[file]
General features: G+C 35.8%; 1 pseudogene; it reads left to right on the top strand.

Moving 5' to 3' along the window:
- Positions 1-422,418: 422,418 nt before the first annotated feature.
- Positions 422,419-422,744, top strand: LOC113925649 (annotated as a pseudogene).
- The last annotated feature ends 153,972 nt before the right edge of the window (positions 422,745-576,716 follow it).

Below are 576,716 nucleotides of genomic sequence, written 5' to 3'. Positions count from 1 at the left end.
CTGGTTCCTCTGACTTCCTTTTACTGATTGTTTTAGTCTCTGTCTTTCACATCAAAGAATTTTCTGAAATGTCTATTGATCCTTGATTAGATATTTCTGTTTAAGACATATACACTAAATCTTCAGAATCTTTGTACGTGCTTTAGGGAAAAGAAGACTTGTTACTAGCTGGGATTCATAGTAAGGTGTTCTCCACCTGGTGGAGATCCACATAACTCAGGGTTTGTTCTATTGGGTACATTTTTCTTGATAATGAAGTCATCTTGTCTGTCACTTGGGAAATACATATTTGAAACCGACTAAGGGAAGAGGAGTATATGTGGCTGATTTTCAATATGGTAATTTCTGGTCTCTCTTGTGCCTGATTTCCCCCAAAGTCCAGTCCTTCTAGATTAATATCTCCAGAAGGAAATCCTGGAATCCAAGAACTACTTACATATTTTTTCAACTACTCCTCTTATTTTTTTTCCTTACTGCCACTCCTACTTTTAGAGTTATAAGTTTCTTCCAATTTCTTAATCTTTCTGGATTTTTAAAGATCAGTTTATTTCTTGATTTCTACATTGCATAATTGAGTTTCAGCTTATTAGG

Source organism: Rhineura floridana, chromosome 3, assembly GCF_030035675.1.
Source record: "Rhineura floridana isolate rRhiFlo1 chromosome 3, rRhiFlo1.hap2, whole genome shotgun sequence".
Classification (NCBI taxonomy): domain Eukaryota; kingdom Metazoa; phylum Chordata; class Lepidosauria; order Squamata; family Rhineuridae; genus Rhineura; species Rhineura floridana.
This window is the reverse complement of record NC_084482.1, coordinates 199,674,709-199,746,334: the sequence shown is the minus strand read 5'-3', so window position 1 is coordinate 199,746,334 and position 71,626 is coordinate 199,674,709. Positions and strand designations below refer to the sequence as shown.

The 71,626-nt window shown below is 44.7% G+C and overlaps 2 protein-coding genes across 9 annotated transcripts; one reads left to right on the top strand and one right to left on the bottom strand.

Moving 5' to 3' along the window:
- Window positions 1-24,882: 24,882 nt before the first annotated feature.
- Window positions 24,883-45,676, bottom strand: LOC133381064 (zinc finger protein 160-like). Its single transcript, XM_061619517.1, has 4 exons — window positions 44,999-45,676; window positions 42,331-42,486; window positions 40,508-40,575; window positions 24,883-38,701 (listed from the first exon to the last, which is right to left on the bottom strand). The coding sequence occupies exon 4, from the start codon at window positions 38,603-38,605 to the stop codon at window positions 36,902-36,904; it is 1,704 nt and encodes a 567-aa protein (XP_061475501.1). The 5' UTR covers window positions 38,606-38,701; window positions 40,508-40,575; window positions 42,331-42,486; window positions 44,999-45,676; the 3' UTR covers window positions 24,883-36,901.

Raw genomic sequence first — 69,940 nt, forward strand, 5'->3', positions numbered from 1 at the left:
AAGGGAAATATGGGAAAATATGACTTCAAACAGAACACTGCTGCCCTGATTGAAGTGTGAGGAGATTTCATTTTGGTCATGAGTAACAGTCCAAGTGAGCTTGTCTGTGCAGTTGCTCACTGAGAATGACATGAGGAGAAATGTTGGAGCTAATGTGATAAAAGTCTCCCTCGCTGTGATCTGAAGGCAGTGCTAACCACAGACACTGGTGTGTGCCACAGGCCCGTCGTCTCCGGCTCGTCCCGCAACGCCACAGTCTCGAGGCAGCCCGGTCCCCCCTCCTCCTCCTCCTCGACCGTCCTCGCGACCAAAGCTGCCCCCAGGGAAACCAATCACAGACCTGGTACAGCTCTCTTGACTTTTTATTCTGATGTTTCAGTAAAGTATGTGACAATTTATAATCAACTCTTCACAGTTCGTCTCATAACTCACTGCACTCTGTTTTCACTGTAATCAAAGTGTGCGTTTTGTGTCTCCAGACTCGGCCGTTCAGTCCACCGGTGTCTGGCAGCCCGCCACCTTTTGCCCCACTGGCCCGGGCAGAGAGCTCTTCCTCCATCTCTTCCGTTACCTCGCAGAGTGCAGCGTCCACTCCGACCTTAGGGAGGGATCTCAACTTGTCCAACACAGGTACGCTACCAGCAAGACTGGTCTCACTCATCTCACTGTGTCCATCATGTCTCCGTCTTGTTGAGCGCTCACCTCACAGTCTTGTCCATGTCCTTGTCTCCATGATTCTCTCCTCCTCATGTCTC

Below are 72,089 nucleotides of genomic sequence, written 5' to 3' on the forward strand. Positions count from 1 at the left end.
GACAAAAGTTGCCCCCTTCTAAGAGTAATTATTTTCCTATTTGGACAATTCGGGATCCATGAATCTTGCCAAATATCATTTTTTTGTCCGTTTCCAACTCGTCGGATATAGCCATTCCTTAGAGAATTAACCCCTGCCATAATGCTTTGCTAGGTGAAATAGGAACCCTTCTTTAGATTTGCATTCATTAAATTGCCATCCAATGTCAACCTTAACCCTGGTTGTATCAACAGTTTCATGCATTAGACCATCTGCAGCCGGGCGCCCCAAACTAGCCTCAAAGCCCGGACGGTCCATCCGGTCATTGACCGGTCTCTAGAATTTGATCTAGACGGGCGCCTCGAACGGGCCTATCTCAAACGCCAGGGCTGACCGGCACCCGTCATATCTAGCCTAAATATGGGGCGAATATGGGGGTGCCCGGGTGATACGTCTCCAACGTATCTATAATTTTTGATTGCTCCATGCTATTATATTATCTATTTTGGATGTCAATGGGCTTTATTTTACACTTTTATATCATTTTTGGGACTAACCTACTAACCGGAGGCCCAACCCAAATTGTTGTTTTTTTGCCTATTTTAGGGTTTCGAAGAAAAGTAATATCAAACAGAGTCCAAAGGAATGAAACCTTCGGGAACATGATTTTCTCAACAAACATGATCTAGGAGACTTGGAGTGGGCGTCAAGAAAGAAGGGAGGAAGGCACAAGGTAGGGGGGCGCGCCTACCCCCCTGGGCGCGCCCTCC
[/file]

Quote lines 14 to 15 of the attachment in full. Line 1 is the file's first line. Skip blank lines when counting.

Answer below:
- Window positions 1-24,882: 24,882 nt before the first annotated feature.
- Window positions 24,883-45,676, bottom strand: LOC133381064 (zinc finger protein 160-like). Its single transcript, XM_061619517.1, has 4 exons — window positions 44,999-45,676; window positions 42,331-42,486; window positions 40,508-40,575; window positions 24,883-38,701 (listed from the first exon to the last, which is right to left on the bottom strand). The coding sequence occupies exon 4, from the start codon at window positions 38,603-38,605 to the stop codon at window positions 36,902-36,904; it is 1,704 nt and encodes a 567-aa protein (XP_061475501.1). The 5' UTR covers window positions 38,606-38,701; window positions 40,508-40,575; window positions 42,331-42,486; window positions 44,999-45,676; the 3' UTR covers window positions 24,883-36,901.